Her Majesty The Queen ‘broke’ the Commonwealth Flag outside the Great West Door of Westminster Abbey, on Commonwealth Day, Monday 10 March, 2014.
This was the last of over 500 Commonwealth Flags raised today by local authorities and community groups throughout the United Kingdom, Channel Islands and the Isle of Man in celebration of Commonwealth Day. It was the largest, single raising of this flag in the history of the Commonwealth.
Swindon Borough Council participated in this countrywide event. William Fishlock, Deputy Lieutenant of Wiltshire, represented the Lord Lieutenant at the brief ceremony held at the main steps of the Civic Offices before the flag was raised.
He is pictured, far right, with the Mayor of Swindon councillor Nick Martin, councillor David Renard, leader of Swindon Borough Council and Gavin Jones, chief executive. Image: Richard Wintle of Calyx
Those taking part read a message of ‘good wishes’ from Her Majesty The Queen, along with the Commonwealth Affirmation.
Shortly after The Queen "broke’ the flag, Her Majesty attended the annual Commonwealth Observance (service) in Westminster Abbey, with The Duke of Edinburgh, The Prince of Wales, The Duchess of Cornwall and The Earl and Countess of Wessex.
Bruno Peek, LVO, OBE OPR, originator and Pageantmaster of ‘Fly a Flag for the Commonwealth said: "I am delighted and honoured that Her Majesty The Queen has agreed to ‘break’ the Commonwealth Flag outside the Great West Door of Westminster Abbey, and has sent a message to all those taking part in ‘Fly a Flag for the Commonwealth".
Charity teams marked the day by taking Commonwealth Flags to the top of the UK’s four highest National Peaks, using the occasion to raise funds and profile for their worthy causes: Cancer Research UK – Scafell Pike, England; Help for Heroes – Ben Nevis, Scotland; Walking with the Wounded – Mount Snowdon, Wales; and Fields of Life – Slieve Donard, Northern Ireland.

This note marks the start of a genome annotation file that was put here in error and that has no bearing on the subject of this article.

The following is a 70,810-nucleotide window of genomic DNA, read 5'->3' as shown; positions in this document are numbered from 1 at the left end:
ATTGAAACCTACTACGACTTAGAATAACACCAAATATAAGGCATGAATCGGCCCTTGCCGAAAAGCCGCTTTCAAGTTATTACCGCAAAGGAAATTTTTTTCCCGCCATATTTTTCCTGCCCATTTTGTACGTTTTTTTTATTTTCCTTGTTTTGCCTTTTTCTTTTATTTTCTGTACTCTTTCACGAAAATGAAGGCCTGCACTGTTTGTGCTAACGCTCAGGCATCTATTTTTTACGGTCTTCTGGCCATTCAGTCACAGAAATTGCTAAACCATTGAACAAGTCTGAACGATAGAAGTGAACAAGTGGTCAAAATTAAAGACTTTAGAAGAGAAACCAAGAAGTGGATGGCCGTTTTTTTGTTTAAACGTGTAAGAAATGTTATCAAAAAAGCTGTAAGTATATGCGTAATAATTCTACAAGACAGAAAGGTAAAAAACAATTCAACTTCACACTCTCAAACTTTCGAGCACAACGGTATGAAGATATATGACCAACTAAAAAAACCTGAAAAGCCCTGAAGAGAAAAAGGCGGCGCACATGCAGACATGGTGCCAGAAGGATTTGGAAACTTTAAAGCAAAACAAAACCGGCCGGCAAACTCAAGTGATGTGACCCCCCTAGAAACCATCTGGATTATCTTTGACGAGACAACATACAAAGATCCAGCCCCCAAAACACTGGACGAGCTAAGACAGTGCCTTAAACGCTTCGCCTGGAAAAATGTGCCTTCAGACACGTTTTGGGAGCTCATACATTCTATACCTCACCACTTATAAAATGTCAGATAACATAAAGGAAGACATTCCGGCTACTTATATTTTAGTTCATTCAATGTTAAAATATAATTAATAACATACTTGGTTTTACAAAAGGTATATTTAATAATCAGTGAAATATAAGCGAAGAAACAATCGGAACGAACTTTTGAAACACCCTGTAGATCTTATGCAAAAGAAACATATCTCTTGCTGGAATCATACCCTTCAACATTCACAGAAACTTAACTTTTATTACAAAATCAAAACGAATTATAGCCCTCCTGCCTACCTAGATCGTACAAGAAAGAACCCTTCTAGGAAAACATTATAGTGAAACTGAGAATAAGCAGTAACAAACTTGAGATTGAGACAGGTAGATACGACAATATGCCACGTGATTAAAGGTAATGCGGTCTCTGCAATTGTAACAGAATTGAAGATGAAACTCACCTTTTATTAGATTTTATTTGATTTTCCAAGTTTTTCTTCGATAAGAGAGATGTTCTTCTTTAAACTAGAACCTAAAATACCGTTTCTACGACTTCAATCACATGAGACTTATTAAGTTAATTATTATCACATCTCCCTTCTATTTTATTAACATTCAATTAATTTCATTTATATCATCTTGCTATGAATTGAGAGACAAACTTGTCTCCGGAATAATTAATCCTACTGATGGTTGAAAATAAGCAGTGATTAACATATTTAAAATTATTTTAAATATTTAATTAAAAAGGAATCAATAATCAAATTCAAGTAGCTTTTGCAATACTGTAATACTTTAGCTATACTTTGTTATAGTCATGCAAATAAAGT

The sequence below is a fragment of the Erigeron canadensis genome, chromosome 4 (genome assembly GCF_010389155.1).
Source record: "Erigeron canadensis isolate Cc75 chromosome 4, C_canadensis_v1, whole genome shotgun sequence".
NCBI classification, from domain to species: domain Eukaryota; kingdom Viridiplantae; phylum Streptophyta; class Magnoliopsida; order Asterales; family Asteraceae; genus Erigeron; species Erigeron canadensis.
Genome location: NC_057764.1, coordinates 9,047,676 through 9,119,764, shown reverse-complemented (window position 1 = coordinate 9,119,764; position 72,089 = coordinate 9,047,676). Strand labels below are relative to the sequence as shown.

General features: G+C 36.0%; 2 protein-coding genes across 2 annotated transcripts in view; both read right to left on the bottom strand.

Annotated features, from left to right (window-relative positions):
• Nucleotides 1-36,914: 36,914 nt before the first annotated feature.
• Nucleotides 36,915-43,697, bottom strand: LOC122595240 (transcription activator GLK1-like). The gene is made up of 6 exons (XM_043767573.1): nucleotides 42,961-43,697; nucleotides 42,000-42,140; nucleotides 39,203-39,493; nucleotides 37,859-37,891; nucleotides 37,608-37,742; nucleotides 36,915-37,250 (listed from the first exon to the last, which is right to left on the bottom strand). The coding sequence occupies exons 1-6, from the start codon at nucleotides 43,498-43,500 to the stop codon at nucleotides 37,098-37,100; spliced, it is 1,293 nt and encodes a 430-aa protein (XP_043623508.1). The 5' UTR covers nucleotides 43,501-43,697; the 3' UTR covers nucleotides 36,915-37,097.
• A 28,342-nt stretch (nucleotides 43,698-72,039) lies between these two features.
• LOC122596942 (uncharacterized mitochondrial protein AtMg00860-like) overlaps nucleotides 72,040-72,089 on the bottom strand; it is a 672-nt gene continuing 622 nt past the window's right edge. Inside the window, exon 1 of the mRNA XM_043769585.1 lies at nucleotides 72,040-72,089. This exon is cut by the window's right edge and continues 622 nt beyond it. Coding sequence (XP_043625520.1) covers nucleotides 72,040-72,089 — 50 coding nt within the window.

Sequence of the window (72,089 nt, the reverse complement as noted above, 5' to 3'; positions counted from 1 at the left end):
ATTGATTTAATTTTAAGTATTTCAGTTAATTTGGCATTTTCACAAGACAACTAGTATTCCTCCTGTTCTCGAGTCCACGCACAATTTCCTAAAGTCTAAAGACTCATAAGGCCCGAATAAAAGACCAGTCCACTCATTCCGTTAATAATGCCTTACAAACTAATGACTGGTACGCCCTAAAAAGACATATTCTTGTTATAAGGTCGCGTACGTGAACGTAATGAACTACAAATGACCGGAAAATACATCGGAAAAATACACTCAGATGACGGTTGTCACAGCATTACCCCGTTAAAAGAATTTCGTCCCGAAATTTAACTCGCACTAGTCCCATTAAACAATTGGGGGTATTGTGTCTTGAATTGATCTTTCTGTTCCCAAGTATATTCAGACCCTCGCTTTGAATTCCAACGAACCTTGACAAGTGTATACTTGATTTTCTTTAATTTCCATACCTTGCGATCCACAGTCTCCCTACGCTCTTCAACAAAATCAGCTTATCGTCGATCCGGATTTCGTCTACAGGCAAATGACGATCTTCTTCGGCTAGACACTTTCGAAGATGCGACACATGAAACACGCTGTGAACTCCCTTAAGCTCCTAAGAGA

Commonwealth Flags were flown at many locations of special significance including Land’s End, Cornwall, the most westerly point in England; St. David’s in Pembrokeshire: the westernmost city in Wales; Carlisle in Cumbria: the northernmost city in England; Lowestoft in Suffolk: the easternmost town in England; and Unst in the Shetland Islands, the most northerly inhabited island in Scotland.
They were also raised at the Rothera Research Station on the Antarctic Peninsula, and at the Halley VI Research Station on the Brunt Ice Shelf, as well as King Edward Point and Bird Island in South Georgia.
His Excellency Kamalesh Sharma, Secretary-General of the Commonwealth said: “Fly a Flag for the Commonwealth is a most imaginative way for people in local communities – wherever they live, learn or work – to join together with others throughout the Commonwealth in a spirit of respect and understanding to celebrate the variety and unmatched diversity of our global family. I welcome and commend it.”
“All our citizens, particularly the young, can express appreciation for the Commonwealth and the values for which it stands as set out in the Commonwealth Charter, and the rich opportunities it offers for mutual support towards more inclusive social and more equitable economic progress.”
A special Interactive Map was produced by Esri UK, to show the location of each flag etc, for this occasion, to enable local communities and others to attend their flag raising ceremonies.
See where the flag was raised at www.esriuk.com/flyaflagmap